Values and Behavior in Sport

Bo Hanson
4x Olympian, Director, and Lead Consultant

Share this post with your friends:

Share on facebook
Share on google
Share on twitter
Share on linkedin
Adapting your behavior without compromising your values
One of the challenges we face as Coaches or as leaders at some stage of our career is when we feel like our values have been compromised. So what are our values, what defines them and what is the difference between our values and behavior?

One definition is that values are ‘principles or standards of behavior; one’s judgement of what is important in life.

Values and Behavior

Essentially our values are the things that are most important to us. They are things we would never compromise on. And although they are ‘standards of our behavior’, they do differ from our actual behaviors which can be adapted to suit a particular circumstance, without us having to change our fundamental values.

As a Coach, one of our key roles is to create a culture for our athletes based on these values. Recently, I was put in a position where my values, and the culture I was creating with a team of young athletes, was significantly compromised by the administration at this club, and it forced me to make a very tough decision.

This is not an uncommon scenario for Coaches.

For me, I see sport as being a vehicle to teach life skills, an opportunity to participate and to be your best at something. So I had spent five years developing a great culture with my young athletes based on loyalty, being a good team member, being the best person you can be, and always giving 100%. But being your best is not necessarily about winning and this is where the conflict occurred at my club because one of my core values, loyalty, was compromised through a selection process.

Winning is not the ultimate outcome we are looking for, especially in kids sport. Even at an elite level, if you focus on the end result you lose sight of the enjoyment of participating and the wonderful experience of the sporting journey. In youth sport particularly, when you are result focused, you are often left disappointed and frustrated with the experience. Unfortunately we see this a lot and it is one of the reasons why there are significant drop outs in sports from ages 10-13. Children simply choose not to be part of sport anymore.

So I was left with the question – ‘what do I do?’ Knowing that sport is an opportunity to teach life skills and knowing that I wouldn’t compromise on my values, I was faced with a choice. Did I want to continue with the club and have my values ‘stepped on’, or did I want to use this opportunity to show my young athletes why values are so important.

I made the choice that it was more important to use this as a life lesson and I decided to step away from my coaching program at this club while at the same time, trying to make changes to the overall processes so this didn’t happen again.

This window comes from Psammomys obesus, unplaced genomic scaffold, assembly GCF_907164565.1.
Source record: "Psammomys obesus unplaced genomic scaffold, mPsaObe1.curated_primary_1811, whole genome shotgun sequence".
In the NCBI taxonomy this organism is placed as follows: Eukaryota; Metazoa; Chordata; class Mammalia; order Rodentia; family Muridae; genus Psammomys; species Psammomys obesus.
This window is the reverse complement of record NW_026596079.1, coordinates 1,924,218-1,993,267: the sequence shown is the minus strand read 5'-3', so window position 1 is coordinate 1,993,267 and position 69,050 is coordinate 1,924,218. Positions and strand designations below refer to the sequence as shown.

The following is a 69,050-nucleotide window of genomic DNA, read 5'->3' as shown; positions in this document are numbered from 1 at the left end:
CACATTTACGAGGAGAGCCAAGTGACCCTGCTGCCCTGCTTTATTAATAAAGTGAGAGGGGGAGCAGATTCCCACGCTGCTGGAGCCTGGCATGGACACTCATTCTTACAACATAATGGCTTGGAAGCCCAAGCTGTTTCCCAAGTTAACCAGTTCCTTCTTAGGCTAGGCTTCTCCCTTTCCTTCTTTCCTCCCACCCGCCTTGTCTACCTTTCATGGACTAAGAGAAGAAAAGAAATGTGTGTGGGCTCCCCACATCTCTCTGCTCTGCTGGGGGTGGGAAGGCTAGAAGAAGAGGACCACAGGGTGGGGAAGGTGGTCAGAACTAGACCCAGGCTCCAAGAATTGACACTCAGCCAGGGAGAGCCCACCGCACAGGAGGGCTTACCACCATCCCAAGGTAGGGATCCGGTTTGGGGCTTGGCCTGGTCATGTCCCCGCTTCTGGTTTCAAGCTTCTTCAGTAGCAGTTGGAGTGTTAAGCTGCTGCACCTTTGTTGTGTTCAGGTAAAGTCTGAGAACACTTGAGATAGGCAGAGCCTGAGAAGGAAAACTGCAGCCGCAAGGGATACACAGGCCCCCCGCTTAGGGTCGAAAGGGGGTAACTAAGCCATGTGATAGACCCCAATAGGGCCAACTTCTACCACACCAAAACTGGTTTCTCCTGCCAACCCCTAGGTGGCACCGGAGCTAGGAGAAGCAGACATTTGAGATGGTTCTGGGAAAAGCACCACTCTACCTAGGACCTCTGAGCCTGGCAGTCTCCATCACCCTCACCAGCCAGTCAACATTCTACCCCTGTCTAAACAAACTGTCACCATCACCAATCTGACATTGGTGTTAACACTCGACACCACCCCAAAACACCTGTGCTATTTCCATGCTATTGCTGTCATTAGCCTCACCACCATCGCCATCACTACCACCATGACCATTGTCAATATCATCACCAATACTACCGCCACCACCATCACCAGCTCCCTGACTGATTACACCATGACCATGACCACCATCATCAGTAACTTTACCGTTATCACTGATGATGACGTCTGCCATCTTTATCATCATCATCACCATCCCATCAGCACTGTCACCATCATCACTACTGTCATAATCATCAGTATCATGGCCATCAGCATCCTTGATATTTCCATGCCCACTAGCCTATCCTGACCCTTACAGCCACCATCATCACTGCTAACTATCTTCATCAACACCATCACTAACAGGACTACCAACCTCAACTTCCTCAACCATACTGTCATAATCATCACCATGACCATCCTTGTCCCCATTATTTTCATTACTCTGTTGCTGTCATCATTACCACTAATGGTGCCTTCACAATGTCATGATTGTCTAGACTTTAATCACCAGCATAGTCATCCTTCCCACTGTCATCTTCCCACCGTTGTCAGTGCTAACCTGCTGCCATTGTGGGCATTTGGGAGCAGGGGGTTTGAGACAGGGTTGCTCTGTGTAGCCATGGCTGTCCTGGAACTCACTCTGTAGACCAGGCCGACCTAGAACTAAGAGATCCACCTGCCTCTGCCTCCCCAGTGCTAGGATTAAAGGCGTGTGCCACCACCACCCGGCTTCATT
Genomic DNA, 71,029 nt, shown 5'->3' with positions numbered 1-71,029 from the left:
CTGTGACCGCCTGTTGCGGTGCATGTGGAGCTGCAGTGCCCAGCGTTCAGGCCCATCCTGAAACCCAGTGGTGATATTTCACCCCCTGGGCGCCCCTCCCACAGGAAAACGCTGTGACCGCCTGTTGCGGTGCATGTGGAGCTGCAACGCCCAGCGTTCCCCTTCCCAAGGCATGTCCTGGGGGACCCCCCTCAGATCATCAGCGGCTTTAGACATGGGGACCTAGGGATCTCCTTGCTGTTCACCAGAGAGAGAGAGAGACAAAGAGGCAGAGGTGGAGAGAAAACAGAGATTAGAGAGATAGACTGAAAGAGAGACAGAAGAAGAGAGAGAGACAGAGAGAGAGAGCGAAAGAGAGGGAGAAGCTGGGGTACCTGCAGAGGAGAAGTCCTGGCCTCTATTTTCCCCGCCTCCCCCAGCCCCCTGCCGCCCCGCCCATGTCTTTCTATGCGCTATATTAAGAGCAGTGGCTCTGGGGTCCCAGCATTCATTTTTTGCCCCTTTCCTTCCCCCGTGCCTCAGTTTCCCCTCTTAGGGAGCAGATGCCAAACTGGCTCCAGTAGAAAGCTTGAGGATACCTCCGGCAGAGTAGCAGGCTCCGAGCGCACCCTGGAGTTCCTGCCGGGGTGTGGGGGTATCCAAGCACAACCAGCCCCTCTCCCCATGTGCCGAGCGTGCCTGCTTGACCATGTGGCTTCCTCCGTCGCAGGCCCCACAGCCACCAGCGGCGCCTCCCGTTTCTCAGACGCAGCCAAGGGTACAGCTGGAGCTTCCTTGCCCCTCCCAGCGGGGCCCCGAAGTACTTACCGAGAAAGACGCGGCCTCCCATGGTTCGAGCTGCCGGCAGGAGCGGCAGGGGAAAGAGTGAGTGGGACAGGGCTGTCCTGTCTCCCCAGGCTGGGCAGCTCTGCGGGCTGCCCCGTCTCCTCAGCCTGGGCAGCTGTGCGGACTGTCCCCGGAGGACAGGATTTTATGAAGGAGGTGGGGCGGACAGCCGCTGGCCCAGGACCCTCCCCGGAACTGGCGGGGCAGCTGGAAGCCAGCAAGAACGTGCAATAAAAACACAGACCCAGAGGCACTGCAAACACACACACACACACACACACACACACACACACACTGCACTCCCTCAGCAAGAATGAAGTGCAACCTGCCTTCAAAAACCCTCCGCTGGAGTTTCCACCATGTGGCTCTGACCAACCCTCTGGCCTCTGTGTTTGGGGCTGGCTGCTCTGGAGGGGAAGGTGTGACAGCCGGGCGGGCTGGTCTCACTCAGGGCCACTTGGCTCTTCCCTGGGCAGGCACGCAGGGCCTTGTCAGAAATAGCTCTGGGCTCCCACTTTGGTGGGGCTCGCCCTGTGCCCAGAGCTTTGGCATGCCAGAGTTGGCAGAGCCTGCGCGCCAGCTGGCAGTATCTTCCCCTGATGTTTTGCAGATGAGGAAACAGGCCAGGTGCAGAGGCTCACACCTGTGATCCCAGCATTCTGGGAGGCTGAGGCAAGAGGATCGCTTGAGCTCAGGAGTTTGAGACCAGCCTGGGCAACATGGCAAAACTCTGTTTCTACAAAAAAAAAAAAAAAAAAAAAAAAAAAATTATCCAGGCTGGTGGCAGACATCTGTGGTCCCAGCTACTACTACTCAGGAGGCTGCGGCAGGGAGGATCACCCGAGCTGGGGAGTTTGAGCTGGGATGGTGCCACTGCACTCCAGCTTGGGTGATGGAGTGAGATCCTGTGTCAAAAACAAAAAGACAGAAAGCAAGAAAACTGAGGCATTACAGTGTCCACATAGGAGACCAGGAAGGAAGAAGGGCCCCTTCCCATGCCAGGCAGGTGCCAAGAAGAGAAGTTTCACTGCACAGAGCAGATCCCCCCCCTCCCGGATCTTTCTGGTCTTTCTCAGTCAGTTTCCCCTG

I wanted to change the clubs culture by creating behavioral changes without compromising my values and this is where we define the difference between values and behavior.

“Values should never be compromised, but you can adapt behaviors.”

As a Coach we are constantly needing to adapt our behaviors to better deal with different people and different circumstances. But we should never change who we are fundamentally. We need to be strong for our athletes and always remember to role model toughness, resiliency and teach others through our team culture and our values.

Athlete Assessments we’re here to provide you with excellence in service and to help you be your best. If there is anything we can do to be of service, don’t hesitate to contact us.

Recommended Articles

There are some non-negotiable principles teams need to have in place if they are to achieve success. Firstly, every unique team must have a set of values they agree to live by. Secondly, they have rules to co-operate within a framework. What’s interesting is how many of these teams fail to live their values, or only live them to some degree. The special few, live them to the degree required to achieve success.

Athlete Centered Coaching is a coaching philosophy underpinned by a set of values and coaching behaviors, where the primary goal of the coach is to help their athletes take responsibility of their sporting behaviors that create their results. This article outlines what Athlete Centered Coaching is, the goals of this approach and how to be this type of coach.

When you look at the athletes in your squad or team, what do you see? Do you just see the number on their back? Do you see their technical ability, and how this translates into their performance? Is there anything an athlete can contribute beyond their technical contribution? Have you ever thought about the impact certain players have on the rest of their team, especially when they are not there?

Defining a Sport Coaching Philosophy is as critical for sports Coaches as it is for business and industry leaders to define their leadership philosophy. It is key for successful coaching.

Share this post with your friends

Share on facebook
Share on google
Share on twitter
Share on linkedin

Leave a Comment

Your email address will not be published. Required fields are marked *

Learn more about Athlete Assessments

About Us

We are the unrivaled experts in the ‘people side’ of sport…

What We Do

We specialize in helping our clients create and sustain winning results...

DISC Profiling

Learn how to master the people side of sport using DISC Profiling...